Original Research

Factors influencing the high rejection rates of HIV 1/2 serology samples at Charlotte Maxeke Johannesburg Academic Hospital and the cost implications

Bhaveshan Reddy, Naseem Cassim, Florette Treurnicht, Zinhle Makatini
Southern African Journal of HIV Medicine | Vol 23, No 1 | a1326 | DOI: https://doi.org/10.4102/sajhivmed.v23i1.1326 | © 2022 Bhaveshsn Reddy, Naseem Cassim, Florette Treurnicht, Zinhle Makatini | This work is licensed under CC Attribution 4.0
Submitted: 05 October 2021 | Published: 11 January 2022

About the author(s)

Bhaveshan Reddy, Department of Virology, Faculty of Health Science, University of the Witwatersrand, Johannesburg, South Africa; and, National Health Laboratory Service, Johannesburg, South Africa
Naseem Cassim, National Health Laboratory Service, Johannesburg, South Africa; and, Department of Haematology and Molecular Medicine, Faculty of Health Sciences, University of the Witwatersrand, Johannesburg, South Africa
Florette Treurnicht, Department of Virology, Faculty of Health Science, University of the Witwatersrand, Johannesburg, South Africa; and, National Health Laboratory Service, Johannesburg, South Africa
Zinhle Makatini, Department of Virology, Faculty of Health Science, University of the Witwatersrand, Johannesburg, South Africa; and, National Health Laboratory Service, Johannesburg, South Africa


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Abstract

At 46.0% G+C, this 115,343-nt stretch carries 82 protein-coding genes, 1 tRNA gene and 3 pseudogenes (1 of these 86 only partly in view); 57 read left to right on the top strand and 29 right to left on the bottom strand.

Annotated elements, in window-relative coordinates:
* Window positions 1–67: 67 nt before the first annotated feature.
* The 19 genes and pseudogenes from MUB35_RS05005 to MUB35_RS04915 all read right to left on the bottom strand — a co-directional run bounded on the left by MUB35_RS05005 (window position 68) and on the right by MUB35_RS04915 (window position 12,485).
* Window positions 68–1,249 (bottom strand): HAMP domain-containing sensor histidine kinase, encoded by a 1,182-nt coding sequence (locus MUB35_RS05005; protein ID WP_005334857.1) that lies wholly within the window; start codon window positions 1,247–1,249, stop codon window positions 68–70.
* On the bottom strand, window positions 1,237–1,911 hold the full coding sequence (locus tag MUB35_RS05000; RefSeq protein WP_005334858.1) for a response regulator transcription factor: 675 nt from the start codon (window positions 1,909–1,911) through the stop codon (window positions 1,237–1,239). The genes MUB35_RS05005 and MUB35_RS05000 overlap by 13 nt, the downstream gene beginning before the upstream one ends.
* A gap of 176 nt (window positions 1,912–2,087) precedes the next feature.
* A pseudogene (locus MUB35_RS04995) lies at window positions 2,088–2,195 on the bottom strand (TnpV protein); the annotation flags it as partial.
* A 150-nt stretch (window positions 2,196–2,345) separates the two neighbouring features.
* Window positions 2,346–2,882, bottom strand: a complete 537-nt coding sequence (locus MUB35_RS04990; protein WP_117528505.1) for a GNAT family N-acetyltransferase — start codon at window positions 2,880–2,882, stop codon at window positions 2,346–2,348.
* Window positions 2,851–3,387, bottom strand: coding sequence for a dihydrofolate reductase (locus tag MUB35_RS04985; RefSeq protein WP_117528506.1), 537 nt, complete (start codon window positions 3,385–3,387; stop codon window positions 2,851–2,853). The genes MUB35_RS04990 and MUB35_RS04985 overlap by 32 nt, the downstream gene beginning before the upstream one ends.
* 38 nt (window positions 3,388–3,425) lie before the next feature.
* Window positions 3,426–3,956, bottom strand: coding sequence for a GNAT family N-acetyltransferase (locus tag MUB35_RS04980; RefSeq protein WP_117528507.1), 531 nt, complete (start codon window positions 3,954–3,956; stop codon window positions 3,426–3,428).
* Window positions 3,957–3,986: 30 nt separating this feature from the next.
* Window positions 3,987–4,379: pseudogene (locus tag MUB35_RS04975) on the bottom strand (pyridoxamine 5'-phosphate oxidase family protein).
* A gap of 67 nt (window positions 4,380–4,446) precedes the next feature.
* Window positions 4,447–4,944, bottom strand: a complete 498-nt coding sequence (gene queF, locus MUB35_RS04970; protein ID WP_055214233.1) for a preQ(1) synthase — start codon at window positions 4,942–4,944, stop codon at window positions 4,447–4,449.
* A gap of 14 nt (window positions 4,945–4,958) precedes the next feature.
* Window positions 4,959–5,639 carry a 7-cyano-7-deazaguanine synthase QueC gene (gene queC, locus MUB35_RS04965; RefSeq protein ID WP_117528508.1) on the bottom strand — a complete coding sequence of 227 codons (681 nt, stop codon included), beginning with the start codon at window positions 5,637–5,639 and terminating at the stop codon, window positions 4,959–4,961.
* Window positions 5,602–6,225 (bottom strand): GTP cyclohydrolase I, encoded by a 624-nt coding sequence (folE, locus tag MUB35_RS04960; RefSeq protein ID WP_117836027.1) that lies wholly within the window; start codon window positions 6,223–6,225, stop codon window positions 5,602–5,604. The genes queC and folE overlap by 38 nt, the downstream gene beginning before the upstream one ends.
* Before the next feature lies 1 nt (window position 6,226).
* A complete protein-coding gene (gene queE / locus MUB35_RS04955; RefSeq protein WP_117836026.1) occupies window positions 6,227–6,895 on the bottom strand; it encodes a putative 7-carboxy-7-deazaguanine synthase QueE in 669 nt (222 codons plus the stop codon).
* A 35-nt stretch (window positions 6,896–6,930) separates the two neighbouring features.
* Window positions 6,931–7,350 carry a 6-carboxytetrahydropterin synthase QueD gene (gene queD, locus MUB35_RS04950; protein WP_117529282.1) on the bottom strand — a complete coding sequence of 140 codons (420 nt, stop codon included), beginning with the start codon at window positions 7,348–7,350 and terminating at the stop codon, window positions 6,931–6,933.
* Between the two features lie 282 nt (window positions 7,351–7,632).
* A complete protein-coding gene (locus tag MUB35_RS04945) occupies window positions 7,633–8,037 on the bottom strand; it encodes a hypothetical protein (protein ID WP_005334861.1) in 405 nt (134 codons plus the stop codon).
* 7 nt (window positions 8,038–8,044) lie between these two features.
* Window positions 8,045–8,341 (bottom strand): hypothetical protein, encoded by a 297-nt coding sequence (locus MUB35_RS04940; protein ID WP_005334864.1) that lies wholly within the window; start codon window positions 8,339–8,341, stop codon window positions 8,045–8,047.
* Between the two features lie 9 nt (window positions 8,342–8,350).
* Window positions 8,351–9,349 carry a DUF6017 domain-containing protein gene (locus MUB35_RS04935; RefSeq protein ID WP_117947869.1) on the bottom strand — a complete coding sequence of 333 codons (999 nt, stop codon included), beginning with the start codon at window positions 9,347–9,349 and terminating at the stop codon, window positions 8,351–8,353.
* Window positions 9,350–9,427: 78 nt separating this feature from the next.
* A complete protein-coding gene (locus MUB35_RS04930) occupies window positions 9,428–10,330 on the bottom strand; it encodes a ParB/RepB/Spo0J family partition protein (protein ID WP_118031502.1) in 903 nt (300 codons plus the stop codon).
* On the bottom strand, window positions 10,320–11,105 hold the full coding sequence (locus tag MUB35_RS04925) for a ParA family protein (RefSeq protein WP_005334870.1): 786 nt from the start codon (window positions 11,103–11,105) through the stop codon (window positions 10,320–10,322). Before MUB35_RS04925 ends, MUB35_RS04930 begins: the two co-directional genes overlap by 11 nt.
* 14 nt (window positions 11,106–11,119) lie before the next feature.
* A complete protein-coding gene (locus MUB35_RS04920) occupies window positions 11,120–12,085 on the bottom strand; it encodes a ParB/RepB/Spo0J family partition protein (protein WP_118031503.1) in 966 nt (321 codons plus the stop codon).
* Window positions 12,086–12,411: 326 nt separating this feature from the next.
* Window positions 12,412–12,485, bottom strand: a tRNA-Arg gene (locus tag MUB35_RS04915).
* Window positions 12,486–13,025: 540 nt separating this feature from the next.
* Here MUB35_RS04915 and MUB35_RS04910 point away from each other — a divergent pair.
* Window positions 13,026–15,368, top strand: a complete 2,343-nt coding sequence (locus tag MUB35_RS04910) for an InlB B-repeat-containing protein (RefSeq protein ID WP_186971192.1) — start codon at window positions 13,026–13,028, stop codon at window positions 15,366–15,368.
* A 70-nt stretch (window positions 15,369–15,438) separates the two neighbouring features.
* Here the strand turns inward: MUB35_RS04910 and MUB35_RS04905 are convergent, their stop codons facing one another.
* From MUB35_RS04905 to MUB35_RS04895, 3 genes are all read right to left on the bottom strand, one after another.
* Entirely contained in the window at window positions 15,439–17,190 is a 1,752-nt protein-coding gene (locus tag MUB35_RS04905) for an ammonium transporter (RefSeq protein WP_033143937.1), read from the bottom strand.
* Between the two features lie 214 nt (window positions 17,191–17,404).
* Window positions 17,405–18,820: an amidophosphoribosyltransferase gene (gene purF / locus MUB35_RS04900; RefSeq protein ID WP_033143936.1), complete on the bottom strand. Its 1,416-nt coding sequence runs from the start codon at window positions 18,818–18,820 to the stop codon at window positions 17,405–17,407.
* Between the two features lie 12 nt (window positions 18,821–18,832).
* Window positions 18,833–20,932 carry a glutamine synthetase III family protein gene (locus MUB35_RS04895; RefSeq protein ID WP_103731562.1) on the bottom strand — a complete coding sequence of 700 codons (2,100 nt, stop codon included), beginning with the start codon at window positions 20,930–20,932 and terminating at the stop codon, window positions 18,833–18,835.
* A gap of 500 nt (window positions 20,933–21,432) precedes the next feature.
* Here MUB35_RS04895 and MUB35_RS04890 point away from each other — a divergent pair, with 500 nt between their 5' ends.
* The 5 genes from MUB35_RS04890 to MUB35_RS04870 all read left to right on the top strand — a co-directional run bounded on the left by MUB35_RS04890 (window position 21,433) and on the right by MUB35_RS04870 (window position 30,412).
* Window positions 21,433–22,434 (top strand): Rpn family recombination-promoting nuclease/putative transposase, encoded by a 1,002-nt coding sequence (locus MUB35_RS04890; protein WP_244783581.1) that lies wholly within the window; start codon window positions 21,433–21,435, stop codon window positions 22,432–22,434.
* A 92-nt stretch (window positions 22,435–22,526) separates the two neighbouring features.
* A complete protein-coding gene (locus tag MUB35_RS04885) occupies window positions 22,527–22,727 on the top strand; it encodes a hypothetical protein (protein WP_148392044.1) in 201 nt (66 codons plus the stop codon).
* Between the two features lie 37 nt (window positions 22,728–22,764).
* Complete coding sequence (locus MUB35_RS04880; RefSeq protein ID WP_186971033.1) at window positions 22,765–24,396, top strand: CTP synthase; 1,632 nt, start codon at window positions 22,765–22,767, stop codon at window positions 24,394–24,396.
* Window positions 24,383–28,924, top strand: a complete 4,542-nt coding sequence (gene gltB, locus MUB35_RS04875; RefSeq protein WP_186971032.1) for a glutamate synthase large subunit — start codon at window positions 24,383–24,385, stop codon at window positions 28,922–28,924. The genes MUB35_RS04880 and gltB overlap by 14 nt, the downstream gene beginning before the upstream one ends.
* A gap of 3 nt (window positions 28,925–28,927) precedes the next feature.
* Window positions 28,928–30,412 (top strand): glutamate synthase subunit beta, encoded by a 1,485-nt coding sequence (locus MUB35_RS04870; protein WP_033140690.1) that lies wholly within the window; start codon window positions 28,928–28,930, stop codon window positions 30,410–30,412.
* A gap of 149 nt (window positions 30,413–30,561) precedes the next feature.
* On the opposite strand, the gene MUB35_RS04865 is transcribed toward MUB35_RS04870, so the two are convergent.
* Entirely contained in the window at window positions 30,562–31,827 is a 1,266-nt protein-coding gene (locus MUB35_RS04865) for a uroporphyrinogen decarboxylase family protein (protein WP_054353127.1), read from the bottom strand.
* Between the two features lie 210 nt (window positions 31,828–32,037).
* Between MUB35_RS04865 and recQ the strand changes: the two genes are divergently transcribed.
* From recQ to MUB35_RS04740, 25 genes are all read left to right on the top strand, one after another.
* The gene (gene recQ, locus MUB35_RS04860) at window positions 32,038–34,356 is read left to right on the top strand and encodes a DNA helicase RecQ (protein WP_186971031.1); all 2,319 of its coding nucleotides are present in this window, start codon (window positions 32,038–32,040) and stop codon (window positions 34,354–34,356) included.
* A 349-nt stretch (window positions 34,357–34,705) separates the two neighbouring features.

Background: HIV enzyme-linked immunosorbent assay (ELISA) is one of the most requested test sets within Virology and forms an essential part of patient management. Assessment of the rejection criteria is a key quality indicator, crucial for improving laboratory services and efficiency to ensure accurate and reliable results.

Objectives: The aim of this study was to identify the factors that influence the HIV 1/2 serology rejection rates (RR) at Charlotte Maxeke Johannesburg Academic Hospital and to evaluate the associated costs.

Methods: A retrospective study was conducted (June to December 2019) to identify the RR and rejection criteria of HIV serology samples throughout the total testing process. Descriptive analysis using percentages and frequencies was used to analyse the RR by phase, health establishment, ward and healthcare professional. A cost analysis incorporating minor and major costs was modelled in each phase of testing, and the total cost of rejections was calculated.

Results: A total of 6678 tests were received, and 738 were rejected (RR = 11.1%). The pre-analytical phase contributed significantly to the overall RR, with the requirement of a separate sample (57.44%) the most common reason for rejection. The total cost per rejected test was $2.47, which amounted to a total rejection cost of $197.55, of which $158.18 was caused by the pre-analytical rejection criteria.

Conclusion: High RR of HIV tests were noted, resulting in significant cost wastage. Identification and analysis of rejections must be implemented across all laboratories to improve the efficiency of testing, provide a cost-saving benefit and maintain high laboratory standards.


Keywords

HIV; rejection rates; cost analysis; laboratory; diagnostics

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